In the fall of 1992, I answered an ad and received a quick response to be an editorial assistant at The Stranger, "15–20 hours" ("basically we'll take whatever you can give us," I was told) and unpaid ("we can give you a few bucks for transportation and some vouchers for Hot Lips Pizza on the Ave"), and was told not to bring anyone to the office or reveal its location in a Wallingford residence. Not only was a business not supposed to be operating out of the home, but there were some unstable readers out there who might be angry at something published.

The comedy of my meeting with Christine Wenc (editor in chief) was that she was unduly impressed that I'd had some short blurbs in the Seattle Weekly, and wanted to warn me that I was joining a much-less-respectable operation.

One of my first duties for The Stranger was to corral the music calendar. Along with the personals and classified ads (and graphically interesting covers), a comprehensive and up-to-date culture calendar was one of the consistent pulls for people to pick up the paper. We had one or two always-in-demand fax machines, and I was often reduced to pestering promoters on the phone to get their concert bills—opening acts, set times, ticket prices. KCMU [the pre-KEXP station] had the other reliable music calendar in town—but it was only recited at certain times of the week, and back then, there was no website to check.

As I became the music editor, bands and promoters didn't know me well enough to ask for favors. I was also mostly invisible—though that too was changing, as I'd nearly been assaulted in a bar by one singer over a lukewarm review.

At the start, I sometimes had to beg to get advance or promo copies of CDs from major labels, and was last in line to get interview time. But within a year, we were inundated with CDs, tickets, interviews, and photo passes, along with flattery, pleas, and even mild bribes to get coverage.

Some nights I plowed through a stack of them at the office late at night, and farmed out the rest to the growing cluster of contributors (including current editor in chief Tricia Romano). Other nights I went to shows with sets by three bands. At the Off Ramp, I once stood five feet from an unknown PJ Harvey on her first American tour. When she broke a string in the middle of her set, she went from being a thundering force of nature on the guitar to a shy musician waiting for several agonizing minutes until someone brought her a new D-string.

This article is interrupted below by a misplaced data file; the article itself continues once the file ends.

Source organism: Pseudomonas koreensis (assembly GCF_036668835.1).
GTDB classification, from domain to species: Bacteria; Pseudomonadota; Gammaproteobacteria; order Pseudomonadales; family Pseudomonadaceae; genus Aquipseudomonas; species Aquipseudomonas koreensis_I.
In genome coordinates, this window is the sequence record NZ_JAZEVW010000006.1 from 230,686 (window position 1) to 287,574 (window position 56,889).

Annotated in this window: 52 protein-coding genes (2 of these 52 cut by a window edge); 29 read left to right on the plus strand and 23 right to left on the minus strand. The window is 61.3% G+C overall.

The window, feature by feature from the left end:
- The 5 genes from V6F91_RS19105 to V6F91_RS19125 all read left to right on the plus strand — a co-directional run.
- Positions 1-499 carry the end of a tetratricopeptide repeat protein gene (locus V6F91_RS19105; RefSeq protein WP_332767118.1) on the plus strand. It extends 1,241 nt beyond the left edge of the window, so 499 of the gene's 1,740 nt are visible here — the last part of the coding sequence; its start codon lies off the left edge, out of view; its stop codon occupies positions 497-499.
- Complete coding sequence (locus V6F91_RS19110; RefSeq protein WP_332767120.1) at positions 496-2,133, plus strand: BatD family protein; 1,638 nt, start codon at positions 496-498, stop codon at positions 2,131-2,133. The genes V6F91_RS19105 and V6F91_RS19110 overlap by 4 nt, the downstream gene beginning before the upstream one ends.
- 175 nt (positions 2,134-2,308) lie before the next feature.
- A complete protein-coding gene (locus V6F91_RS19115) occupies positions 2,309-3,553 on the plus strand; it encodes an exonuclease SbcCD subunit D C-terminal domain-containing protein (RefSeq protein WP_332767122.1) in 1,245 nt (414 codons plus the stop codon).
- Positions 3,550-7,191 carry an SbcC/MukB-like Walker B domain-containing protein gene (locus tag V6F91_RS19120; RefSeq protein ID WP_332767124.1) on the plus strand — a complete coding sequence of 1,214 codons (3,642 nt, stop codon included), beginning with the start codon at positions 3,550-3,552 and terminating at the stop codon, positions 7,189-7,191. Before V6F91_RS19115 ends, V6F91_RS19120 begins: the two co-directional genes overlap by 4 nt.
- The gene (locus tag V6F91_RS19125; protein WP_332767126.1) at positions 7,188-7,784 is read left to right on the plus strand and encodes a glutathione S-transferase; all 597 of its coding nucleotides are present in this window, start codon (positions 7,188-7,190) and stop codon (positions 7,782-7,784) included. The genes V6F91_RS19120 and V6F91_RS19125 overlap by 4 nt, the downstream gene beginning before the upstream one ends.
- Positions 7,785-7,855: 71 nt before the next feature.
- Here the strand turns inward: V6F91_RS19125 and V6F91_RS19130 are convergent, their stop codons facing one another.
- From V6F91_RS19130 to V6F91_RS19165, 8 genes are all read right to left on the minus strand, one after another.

As a paper, and a music section, we were determined to stay irreverent. We didn't want to spend too many precious column inches covering bands that were already huge like Nirvana or Soundgarden—and if we did, we wanted to offer a decidedly cheeky take on them.

Among the many local acts we covered with affectionate criticism were 7 Year Bitch, the Posies, Love Battery, Sunny Day Real Estate, the Walkabouts, Sky Cries Mary, and the Gits, who I saw play live at the now-demolished venue called RKCNDY ("Rockcandy"). It was as phenomenal as some of the other little-known bands I saw on that stage—Radiohead, Rage Against the Machine. (There were maybe a hundred people at these fantastic gigs.). While many promising local musicians were lost to drugs back then, the warm and charismatic singer of the Gits, Mia Zapata, was murdered while walking home from the Comet Tavern.

After Mia was killed, we covered the many benefit shows devoted to raising money for the investigation, and the Home Alive movement, which grew out of that, to teach women self-defense and provide discussion forums and rides home. Our editor at the time also wrote a critical piece about what she felt were their unnecessarily grim scare tactics.

The burgeoning rock scene meant you were often witnessing unknowns developing into superstars. I once gave a rave review to a record by punk band out of Olympia, Excuse 17, and a few days later the phone rang. Mike Nipper at the front desk told me, "It's Carrie Brownstein from Excuse 17." I picked up.

"Hey," she said, quickly, "That was cool how you described our sound. But listen, that band's finished. I've got a new band called Sleater-Kinney and we're playing in a friend's basement tonight, can you come?"

"Um, sure!"

I was always on the hunt for new writers: The beloved DJ Riz was back on the air at KCMU after the boycott and strike and more popular than ever. I convinced him to write for us—his early columns had an utterly unique and natural blend covering music, language that was musical, food, black culture, Seattle culture, sharp opinions, and loving joy. They were an instant hit.

There was tough competition for space in the section; I tried to balance local bands with jazz and world music acts touring Seattle: Max Roach, Nusrat Fateh Ali Khan, Ladysmith Black Mambazo, the klezmer revival. I interviewed Tricky, the triphop artist, as we walked up to the now-nonexistent Piecora's. Half of what he said went up in smoke; he sparked up a joint sitting outside right in front of the restaurant. I hired Trey Hatch and he began covering avant-jazz and new genre-free music, including promising local musicians the Young Composers Collective, Gamelan Pacifica, Stuart Dempster, and Wally Shoup.

Often people will ask if I met Nirvana. While I later met Krist Novoselic during his work against censorship, and informed Dave Grohl about Dan Savage's crush on him, I only had one encounter with Kurt Cobain: at Ernie Steele's Tavern, where he was drinking with Courtney Love and Mark Lanegan. As he was standing alone by the jukebox for a moment, I introduced myself and tried to hit him up to do a guest column for us. "The Stranger," he said, reflectively. "You guys have some really cool artwork." I never got that guest column.

Danny Housman was the music editor from 1993–1996. He is a writer living in Los Angeles and host of an "intellectual salon" speaker series, and has been active with NewGround: A Muslim-Jewish Partnership for Change. recommended